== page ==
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Realtor Q&A: Where to Live in the City if You Want Neighborhood Charm

Photo credit: Shutterstock/Racheal Grazias

Photo credit: Shutterstock/Racheal Grazias

We’ve already filled you in on the ultimate suburb for city people (hint: it’s Ambler), but what about a city area that boasts the residential feel of the suburbs? Graduate Hospital is a perfectly charming neighborhood that’s adjacent to Rittenhouse, touting easy accessibility while still holding onto its old-world quirks (think: plenty of side streets and smatterings of cobblestone).

To get the scoop on this best-of-both-worlds Philly enclave, we spoke with two local Coldwell Banker Preferred affiliated sales associates who gave us a crash course on the what’s what in G-Ho.

First things first, what are the differences from super-central Center City living? What pros and cons should homebuyers know?

Holly Mack-Ward: While there’s still a growing number of restaurants, bars and coffee shops opening in the neighborhood, it is still mainly a residential area—which could be a pro or a con, depending on who you ask. You can’t get everything you need within a one-block radius like you can in Rittenhouse, but the trade-off is that it’s quieter and has more of a community feel.

Jordan Brody: While prices have gone up, you tend to get more for your money. [There are usually] larger homes and more single families. Plus, most have outdoor space and some have dedicated parking while still being very accessible to Center City.

[The cons are that there are] fewer parks, recreation and less to do in the neighborhood. If you don’t have dedicated parking, street parking can be difficult and there are fewer lots to park in, too.

So, who is moving to Graduate Hospital? Families, retirees, couples?

Mack-Ward: There is a mix of people moving to Graduate Hospital: some retirees and lots of DINKs (Dual Income No Kids), some of whom intend to have kids and stay long-term and others who see it as a starting point for an eventual move outside of the city, or at least Center City.

In that case, are you expecting more happy hour culture or play dates for little ones?

Mack-Ward: Both! As more families decide to stay in the city as opposed to moving to the suburbs, there has been a very visible shift in demographics—you could call it “stroller culture”—and these are parents who often want to have a drink during the play date.

What’s the food scene like? Where do locals congregate?

Brody: Definitely getting better! There are more choices on Washington Avenue and throughout the neighborhood and across Washington in Point Breeze, but the vast majority are north in Rittenhouse Square and Center City and East in Passyunk Square, Bella Vista and Queen Village.

Mack-Ward: There are definitely a lot of good options, like Sidecar, Grace Tavern, Café Ynez and Los Camaradas, along with all the Broad-to-bridge South Street options, from Jamaican Jerk Hut and the Cambridge to Ants Pants and Honey’s.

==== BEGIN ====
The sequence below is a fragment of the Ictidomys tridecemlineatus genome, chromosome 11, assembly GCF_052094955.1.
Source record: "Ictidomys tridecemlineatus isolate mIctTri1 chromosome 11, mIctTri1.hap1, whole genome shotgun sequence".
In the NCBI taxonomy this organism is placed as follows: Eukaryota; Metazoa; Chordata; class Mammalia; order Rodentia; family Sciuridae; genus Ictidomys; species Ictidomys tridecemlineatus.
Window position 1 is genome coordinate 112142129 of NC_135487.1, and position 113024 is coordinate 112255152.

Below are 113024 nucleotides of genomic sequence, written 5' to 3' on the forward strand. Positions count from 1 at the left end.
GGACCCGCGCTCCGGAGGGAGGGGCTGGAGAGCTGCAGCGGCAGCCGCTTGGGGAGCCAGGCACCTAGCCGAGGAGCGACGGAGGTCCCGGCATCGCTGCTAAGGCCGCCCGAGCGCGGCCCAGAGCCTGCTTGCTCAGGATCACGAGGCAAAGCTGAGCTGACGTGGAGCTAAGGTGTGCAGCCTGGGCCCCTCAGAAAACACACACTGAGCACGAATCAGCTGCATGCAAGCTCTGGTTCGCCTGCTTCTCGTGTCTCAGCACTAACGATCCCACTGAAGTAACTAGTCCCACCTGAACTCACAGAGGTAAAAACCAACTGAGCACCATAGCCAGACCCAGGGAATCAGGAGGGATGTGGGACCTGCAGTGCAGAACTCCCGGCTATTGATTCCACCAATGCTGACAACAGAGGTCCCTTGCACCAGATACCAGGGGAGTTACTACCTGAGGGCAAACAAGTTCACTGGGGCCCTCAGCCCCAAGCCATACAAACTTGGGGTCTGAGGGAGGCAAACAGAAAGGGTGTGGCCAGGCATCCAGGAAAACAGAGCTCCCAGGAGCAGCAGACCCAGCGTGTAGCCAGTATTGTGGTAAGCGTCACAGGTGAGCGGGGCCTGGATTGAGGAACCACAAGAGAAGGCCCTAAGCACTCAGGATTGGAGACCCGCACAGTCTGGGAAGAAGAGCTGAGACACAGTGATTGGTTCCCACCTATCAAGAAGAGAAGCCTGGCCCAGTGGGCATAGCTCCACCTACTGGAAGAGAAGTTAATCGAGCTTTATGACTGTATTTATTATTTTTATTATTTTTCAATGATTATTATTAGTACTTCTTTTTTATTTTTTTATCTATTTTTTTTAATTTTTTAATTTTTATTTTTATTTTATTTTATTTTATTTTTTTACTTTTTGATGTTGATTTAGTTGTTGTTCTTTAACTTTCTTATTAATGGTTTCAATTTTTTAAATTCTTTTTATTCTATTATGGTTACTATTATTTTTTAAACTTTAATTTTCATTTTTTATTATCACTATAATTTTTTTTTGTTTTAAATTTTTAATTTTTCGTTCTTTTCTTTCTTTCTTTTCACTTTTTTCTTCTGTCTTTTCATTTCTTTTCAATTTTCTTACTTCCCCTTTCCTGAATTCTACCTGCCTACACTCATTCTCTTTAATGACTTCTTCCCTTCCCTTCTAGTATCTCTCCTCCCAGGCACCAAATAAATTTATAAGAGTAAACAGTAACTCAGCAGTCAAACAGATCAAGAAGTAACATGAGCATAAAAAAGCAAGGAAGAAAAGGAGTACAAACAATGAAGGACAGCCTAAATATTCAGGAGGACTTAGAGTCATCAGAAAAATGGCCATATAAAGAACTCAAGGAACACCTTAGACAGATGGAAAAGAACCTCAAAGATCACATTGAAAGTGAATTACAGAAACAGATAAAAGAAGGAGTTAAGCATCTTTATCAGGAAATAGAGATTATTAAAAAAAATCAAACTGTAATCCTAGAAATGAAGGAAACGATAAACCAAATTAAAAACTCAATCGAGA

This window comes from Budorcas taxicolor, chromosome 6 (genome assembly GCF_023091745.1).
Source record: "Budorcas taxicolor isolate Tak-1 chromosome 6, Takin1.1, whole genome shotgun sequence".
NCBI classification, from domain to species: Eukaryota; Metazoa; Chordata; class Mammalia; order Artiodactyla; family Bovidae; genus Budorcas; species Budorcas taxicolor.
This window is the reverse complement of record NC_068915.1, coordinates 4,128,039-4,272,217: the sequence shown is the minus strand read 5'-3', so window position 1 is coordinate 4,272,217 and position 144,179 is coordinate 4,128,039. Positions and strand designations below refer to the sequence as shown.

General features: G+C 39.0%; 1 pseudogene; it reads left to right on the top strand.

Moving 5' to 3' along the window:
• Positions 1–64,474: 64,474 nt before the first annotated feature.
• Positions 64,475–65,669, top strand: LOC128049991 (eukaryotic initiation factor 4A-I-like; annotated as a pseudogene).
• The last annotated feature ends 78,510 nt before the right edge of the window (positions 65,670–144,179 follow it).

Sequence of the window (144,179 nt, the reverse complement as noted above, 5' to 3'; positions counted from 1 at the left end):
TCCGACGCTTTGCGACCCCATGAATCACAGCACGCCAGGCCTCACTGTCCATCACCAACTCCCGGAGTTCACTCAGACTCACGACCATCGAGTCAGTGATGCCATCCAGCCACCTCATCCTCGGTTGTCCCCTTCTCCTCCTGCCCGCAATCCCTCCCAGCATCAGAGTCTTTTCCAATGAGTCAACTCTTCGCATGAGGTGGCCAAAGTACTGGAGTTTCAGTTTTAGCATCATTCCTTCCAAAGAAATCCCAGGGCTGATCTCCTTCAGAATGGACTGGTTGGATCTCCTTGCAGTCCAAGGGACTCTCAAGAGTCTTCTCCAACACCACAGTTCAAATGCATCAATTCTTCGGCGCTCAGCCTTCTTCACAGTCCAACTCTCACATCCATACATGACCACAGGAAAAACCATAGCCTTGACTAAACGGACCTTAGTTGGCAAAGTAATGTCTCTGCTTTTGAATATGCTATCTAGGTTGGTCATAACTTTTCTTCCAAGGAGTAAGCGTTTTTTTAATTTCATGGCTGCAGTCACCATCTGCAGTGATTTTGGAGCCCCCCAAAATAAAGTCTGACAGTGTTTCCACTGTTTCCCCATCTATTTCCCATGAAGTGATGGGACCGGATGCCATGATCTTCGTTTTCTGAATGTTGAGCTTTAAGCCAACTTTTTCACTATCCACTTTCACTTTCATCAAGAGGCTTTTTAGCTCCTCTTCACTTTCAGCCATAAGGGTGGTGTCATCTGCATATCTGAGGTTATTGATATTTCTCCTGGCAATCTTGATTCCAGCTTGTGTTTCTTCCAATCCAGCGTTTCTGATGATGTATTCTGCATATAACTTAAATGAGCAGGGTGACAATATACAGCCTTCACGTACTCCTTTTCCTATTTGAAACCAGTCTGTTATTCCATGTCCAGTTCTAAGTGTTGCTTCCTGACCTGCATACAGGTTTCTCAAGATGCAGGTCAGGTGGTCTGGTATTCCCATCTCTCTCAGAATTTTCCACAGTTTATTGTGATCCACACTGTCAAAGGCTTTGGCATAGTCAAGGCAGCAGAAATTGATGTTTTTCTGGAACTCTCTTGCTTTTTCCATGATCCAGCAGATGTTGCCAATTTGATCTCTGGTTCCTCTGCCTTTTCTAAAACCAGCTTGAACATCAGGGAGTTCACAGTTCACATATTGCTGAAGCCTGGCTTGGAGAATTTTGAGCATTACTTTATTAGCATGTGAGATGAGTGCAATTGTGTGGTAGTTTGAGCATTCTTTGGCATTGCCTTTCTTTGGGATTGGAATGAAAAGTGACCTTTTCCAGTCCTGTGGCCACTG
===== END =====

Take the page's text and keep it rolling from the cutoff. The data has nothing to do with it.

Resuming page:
Is there a community watering hole — coffee shop or bar?

Mack-Ward: There’s the legendary Bob & Barbara’s, and more recently opened coffee shops like Ultimo and Gold Standard.

Brody: South Street or Sidecar!

What’s the average price range for homes in the area?

Mack-Ward: Single family homes are anywhere from about $250,000 for a small two-story rowhome to well into the $600s and up for larger new construction houses. There are also a lot of condo options, from under $200,000 for a modest unit in a converted rowhome to $500,000 and up for a large unit with parking at Naval Square.

What neighborhood events are there? Are they more adult-oriented or for children?

Mack-Ward: There are a lot of strong block associations, so the block parties are impressive—lots of moon bounces in the summertime! South Street is always good for a festival—there’s Oktoberfest, the long-running Odunde Festival in June and other occasional one-off festivals, as well as the Horticultural Society’s super-popular pop-up garden. All of these are geared towards everyone but more kid-oriented during the day.

What kinds and styles of homes should potential buyers expect?

Brody: [You’ll find] two- and three-story brick homes, converted brownstones along Christian and new construction (both two- and three-story, with and without parking). 

What are G-Ho’s most defining features?

Mack-Ward: Graduate Hospital is all about location; its proximity to Rittenhouse Square and the rest of Center City can’t be beat. And while there’s been a ton of new construction in recent years, there’s still a lot of charm and character and even some cobblestone left. Charming little streets like Saint Albans and Madison Square—a garden block with only pedestrian through-traffic—are sprinkled between the larger “main” streets.

For more information about buying or selling a home in the communities of the Greater Philadelphia area and the Delaware Valley, including southern New Jersey and northern Delaware, visit Coldwell Banker Preferred online at www.ColdwellBankerHomes.com

This interview has been condensed and edited for length.